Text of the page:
According to the Sale of Goods Act, 1930, a contract of sale is a legal agreement where one party (seller) agrees to transfer ownership of goods to another party (buyer) in exchange for a price. The contract of sale can be for specific goods or for future goods that are yet to be manufactured or acquired by the seller.
A contract of sale may be in writing, oral, or implied from the conduct of the parties. The essential elements of a contract of sale include the agreement to sell, transfer of ownership, and payment of price.
The agreement to sell includes the terms and conditions of the sale such as the description of goods, quantity, quality, price, delivery date, and mode of payment. The transfer of ownership in goods occurs when the seller transfers the property in goods to the buyer, either at the time of the contract or at a later time as agreed between the parties. The payment of price is the consideration for the transfer of ownership in goods.
Sale and Agreement to Sell
Under the Sale of Goods Act, 1930, a contract of sale can be either a sale or an agreement to sell. The main difference between the two is that in a sale, the ownership of goods is immediately transferred from the seller to the buyer, while in an agreement to sell, the transfer of ownership is to take place at a future date or on the happening of a certain event.
In a sale, the goods are identified and agreed upon by both parties, and the seller is under an obligation to transfer the ownership of goods to the buyer, who is under an obligation to pay the price for the goods. Once the sale is complete, the buyer becomes the owner of the goods, and the seller has no further interest in them.
In an agreement to sell, the parties agree to transfer the ownership of goods at a future date or on the happening of a certain event, such as the payment of the price or the delivery of the goods. The agreement to sell creates an obligation on both parties to perform their respective obligations, i.e., the seller to transfer ownership of goods, and the buyer to pay the price.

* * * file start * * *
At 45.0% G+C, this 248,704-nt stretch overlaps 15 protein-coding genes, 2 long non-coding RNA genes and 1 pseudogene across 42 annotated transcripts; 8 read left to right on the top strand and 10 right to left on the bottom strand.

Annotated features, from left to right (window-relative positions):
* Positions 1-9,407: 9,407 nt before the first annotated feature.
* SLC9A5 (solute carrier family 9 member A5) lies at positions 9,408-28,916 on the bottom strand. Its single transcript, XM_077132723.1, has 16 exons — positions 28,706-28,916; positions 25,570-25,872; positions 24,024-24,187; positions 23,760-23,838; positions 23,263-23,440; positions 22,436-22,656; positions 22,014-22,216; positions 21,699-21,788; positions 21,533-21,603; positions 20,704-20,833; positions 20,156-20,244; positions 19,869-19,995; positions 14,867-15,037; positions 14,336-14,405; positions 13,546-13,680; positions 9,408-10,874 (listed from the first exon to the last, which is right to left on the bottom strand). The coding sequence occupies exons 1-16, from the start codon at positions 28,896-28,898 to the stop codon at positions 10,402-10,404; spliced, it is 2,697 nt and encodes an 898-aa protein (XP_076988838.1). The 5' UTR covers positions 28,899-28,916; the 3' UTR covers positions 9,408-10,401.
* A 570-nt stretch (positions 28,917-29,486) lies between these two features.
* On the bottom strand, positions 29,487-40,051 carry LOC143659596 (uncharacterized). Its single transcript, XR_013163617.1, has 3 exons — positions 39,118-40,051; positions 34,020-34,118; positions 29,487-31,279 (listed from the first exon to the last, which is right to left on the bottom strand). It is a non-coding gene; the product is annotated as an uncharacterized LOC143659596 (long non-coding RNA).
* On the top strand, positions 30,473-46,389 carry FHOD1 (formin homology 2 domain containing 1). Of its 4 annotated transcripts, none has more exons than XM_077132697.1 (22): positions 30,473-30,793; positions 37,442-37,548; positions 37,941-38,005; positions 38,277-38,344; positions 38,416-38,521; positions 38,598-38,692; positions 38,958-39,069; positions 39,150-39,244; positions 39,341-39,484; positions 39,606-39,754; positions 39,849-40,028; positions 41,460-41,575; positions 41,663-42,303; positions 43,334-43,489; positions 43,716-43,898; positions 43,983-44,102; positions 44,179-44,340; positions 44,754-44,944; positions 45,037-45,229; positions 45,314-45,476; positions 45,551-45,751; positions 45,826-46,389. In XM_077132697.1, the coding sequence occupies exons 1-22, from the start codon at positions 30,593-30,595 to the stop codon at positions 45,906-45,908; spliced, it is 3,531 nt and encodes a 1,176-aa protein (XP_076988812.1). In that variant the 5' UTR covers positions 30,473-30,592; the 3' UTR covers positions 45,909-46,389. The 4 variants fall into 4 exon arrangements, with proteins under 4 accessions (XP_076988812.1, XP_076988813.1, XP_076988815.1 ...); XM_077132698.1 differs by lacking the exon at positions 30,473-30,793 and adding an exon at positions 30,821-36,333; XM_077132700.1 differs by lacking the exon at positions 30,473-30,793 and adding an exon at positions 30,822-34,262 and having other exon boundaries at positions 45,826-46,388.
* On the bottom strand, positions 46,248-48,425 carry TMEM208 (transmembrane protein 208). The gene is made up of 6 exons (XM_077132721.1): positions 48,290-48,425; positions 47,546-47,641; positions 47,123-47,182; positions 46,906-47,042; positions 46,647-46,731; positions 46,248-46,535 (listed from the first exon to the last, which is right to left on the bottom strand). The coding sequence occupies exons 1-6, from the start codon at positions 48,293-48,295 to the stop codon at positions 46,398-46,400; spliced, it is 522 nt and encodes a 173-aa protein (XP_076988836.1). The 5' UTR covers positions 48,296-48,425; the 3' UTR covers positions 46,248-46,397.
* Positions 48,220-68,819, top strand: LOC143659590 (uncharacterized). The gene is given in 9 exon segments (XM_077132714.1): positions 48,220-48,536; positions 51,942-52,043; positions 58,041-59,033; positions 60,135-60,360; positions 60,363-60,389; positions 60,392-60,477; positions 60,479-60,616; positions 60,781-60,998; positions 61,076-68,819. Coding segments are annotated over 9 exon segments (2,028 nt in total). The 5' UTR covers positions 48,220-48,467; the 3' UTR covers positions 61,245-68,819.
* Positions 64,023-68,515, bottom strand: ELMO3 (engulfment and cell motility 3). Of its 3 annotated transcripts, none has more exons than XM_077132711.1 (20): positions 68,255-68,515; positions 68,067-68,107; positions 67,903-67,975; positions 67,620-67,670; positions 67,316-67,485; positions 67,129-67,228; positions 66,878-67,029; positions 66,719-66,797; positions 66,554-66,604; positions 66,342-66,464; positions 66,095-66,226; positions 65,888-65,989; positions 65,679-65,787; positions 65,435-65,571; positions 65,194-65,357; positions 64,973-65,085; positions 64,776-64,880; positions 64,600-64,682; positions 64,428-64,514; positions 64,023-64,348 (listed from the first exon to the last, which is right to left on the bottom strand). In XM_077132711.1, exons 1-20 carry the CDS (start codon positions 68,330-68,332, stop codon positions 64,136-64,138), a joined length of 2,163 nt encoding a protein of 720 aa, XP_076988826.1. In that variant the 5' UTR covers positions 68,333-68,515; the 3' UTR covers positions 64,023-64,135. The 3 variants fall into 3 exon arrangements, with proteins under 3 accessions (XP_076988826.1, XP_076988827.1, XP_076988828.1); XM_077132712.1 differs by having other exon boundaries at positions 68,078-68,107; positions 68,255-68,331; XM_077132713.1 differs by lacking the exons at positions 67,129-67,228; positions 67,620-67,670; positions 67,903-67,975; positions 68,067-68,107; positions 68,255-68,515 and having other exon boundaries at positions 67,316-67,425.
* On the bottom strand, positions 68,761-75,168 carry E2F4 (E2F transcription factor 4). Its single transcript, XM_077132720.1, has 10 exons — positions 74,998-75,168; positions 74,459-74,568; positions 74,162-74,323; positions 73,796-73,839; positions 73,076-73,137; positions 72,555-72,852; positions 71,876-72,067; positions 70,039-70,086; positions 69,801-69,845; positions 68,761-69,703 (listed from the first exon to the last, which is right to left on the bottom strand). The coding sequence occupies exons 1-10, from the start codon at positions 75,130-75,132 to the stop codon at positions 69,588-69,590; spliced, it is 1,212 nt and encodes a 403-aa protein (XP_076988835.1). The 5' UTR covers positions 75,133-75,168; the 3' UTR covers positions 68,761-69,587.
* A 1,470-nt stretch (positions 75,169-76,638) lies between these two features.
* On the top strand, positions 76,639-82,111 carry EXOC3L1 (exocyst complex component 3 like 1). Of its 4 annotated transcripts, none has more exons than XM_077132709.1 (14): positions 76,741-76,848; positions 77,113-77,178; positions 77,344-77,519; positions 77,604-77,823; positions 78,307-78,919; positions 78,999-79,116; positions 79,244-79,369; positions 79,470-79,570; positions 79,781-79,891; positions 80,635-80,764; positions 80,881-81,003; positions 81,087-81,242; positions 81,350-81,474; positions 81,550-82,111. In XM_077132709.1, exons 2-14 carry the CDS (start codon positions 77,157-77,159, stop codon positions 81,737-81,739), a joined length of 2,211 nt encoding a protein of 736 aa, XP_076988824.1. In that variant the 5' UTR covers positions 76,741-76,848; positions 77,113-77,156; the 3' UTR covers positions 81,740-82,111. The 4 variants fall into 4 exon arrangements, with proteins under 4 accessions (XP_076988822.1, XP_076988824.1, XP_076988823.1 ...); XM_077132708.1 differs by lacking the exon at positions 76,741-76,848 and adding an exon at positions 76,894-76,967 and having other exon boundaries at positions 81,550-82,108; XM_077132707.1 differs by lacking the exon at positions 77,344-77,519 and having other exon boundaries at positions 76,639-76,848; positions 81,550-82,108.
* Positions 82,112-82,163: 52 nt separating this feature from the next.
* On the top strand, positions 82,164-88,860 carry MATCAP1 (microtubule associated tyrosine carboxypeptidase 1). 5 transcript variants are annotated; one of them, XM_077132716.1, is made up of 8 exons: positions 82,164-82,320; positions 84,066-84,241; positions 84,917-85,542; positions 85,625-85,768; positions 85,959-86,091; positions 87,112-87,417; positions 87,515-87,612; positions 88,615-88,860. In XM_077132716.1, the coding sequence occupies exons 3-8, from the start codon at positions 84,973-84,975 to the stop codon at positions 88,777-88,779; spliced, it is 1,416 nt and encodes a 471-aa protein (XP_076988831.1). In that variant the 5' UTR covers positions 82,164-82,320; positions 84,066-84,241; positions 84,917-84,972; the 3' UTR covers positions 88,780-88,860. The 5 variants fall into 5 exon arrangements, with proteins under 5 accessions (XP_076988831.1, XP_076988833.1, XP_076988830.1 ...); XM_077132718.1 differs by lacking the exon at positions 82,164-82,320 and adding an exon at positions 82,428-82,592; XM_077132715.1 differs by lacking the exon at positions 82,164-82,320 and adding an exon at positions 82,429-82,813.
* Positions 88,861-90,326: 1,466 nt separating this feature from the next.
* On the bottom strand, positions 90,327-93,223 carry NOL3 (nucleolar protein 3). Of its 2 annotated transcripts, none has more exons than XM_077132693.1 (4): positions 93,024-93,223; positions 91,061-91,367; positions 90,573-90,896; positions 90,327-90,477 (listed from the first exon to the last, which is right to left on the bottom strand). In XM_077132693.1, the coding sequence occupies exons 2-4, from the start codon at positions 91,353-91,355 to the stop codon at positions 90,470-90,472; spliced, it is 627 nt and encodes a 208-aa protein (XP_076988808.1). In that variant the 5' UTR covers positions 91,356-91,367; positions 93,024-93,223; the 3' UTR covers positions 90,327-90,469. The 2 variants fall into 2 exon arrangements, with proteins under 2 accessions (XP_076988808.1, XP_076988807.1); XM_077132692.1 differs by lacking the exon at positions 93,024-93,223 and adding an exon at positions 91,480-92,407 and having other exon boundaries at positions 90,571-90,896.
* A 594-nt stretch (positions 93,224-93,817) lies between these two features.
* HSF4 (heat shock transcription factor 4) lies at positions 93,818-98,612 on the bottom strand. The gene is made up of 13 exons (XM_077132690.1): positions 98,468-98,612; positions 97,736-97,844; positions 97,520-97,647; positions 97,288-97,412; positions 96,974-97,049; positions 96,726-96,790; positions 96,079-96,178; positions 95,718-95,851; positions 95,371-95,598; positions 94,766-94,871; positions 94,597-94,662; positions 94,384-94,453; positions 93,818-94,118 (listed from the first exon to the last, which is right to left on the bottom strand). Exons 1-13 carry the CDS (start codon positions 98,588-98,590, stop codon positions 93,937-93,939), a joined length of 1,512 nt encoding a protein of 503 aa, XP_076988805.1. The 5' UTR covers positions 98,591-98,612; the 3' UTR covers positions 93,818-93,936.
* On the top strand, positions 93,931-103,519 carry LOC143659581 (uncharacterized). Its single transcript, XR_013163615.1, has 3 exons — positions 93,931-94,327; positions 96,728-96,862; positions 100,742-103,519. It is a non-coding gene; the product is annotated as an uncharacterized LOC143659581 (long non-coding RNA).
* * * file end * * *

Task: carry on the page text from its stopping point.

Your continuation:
The key difference between a sale and an agreement to sell is that in a sale, the ownership of goods is immediately transferred, while in an agreement to sell, the transfer of ownership is to take place at a future date or on the happening of a certain event. However, both sales and agreements to sell are contracts of sale, and the provisions of the Sale of Goods Act, 1930 apply to both.
Definition of goods
According to the Sale of Goods Act, 1930, “Goods” means every kind of movable property other than actionable claims and money. Movable property refers to any property that can be moved from one place to another, such as goods, furniture, machinery, and vehicles.
The Act defines “Goods” broadly to include all types of tangible personal property that can be bought and sold, including goods that are in a finished or unfinished state, and raw materials. The definition of goods also includes crops, timber, and other things attached to or forming part of land, which can be severed from the land. However, goods also exclude money and other forms of currency, as well as any intangible property such as patents, trademarks, copyrights, and other similar rights.